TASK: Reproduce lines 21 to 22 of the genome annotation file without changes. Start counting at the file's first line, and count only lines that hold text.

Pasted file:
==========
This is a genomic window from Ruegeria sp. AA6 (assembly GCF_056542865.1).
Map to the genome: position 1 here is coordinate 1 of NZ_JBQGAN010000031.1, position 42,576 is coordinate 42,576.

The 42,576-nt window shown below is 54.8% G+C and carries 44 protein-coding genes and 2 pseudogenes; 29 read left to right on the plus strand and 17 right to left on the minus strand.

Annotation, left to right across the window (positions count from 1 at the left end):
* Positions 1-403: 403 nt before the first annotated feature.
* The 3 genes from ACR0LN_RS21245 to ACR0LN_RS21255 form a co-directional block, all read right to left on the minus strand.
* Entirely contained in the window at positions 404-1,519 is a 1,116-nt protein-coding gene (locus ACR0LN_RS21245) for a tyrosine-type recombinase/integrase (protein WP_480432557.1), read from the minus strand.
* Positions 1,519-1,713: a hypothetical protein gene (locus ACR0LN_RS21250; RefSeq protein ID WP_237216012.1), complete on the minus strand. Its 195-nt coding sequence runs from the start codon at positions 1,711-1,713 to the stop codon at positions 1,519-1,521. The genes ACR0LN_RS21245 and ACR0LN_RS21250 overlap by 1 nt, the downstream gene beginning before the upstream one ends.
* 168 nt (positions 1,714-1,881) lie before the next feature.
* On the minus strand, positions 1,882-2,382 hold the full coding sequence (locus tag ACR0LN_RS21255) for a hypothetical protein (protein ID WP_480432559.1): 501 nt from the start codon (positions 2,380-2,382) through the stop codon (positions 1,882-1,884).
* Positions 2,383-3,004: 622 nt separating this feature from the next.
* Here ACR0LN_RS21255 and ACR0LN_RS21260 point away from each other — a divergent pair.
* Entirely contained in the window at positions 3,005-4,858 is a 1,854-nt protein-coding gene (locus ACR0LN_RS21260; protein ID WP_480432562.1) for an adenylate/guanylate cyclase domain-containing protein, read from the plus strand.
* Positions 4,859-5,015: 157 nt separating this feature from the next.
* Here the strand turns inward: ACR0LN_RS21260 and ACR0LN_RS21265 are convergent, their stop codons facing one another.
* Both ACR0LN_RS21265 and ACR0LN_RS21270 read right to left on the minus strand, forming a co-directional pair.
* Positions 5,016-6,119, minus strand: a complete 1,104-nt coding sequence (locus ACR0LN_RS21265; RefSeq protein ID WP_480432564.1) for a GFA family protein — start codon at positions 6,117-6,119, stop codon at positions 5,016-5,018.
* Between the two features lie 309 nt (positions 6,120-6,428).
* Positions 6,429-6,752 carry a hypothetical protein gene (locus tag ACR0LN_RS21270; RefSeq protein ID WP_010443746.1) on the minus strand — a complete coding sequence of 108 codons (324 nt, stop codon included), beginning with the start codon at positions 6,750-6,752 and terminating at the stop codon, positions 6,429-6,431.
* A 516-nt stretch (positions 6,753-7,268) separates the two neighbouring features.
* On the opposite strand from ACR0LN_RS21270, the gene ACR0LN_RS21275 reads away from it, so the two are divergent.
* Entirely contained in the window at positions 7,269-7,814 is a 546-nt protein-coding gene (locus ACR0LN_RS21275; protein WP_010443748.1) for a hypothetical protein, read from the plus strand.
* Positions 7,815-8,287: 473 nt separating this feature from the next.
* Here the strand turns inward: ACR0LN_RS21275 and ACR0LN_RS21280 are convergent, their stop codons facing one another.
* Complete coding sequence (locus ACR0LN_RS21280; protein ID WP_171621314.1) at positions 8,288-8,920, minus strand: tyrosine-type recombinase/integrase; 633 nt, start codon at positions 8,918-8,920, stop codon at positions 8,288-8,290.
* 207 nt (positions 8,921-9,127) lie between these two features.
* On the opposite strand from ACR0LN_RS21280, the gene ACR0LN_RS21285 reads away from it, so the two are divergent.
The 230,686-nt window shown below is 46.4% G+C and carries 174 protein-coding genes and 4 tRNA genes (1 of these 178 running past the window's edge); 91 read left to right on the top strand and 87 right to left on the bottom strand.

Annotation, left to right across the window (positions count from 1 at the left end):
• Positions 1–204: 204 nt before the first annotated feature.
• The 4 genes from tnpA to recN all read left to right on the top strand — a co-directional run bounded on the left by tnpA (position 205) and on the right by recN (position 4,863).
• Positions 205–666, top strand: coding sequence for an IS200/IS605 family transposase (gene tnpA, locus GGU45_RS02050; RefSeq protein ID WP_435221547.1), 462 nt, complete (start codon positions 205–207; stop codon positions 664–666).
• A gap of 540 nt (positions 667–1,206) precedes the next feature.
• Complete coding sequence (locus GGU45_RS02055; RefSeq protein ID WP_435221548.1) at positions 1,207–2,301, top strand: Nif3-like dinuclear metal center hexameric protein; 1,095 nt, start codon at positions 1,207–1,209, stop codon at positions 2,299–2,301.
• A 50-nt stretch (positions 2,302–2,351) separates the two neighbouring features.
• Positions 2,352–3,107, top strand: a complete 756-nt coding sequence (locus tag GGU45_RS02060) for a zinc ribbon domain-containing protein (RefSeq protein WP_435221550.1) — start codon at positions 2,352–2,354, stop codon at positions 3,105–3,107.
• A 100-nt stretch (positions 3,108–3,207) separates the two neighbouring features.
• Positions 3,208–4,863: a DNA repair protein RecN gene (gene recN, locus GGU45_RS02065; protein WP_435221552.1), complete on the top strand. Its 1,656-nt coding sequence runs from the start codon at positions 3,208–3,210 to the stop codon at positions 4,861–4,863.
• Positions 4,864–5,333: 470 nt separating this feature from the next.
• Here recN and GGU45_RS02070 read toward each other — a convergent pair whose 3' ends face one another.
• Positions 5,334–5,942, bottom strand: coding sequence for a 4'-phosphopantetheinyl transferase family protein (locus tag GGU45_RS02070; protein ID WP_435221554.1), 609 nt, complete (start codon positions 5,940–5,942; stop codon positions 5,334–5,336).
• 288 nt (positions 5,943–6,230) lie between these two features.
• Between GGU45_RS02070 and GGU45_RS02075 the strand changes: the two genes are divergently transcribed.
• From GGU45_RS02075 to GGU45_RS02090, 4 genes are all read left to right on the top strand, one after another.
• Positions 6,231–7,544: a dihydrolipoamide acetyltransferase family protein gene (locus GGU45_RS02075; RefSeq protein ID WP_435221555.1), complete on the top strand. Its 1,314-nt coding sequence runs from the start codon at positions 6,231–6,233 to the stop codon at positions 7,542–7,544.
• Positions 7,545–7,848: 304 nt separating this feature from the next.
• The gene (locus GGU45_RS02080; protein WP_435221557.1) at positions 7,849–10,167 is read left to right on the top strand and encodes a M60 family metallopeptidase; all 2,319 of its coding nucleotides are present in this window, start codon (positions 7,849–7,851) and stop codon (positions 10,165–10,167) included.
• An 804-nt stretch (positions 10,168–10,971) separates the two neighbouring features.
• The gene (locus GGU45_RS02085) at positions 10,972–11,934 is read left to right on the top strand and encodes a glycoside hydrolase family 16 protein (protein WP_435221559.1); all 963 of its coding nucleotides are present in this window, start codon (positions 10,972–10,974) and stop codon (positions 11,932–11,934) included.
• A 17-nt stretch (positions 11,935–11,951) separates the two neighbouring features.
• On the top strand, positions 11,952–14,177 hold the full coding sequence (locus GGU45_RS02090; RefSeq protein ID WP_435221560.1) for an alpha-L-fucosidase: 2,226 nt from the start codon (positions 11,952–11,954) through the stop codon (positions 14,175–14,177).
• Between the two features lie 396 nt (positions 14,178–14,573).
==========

* On the opposite strand from ACR0LN_RS21270, the gene ACR0LN_RS21275 reads away from it, so the two are divergent.
* Entirely contained in the window at positions 7,269-7,814 is a 546-nt protein-coding gene (locus ACR0LN_RS21275; protein WP_010443748.1) for a hypothetical protein, read from the plus strand.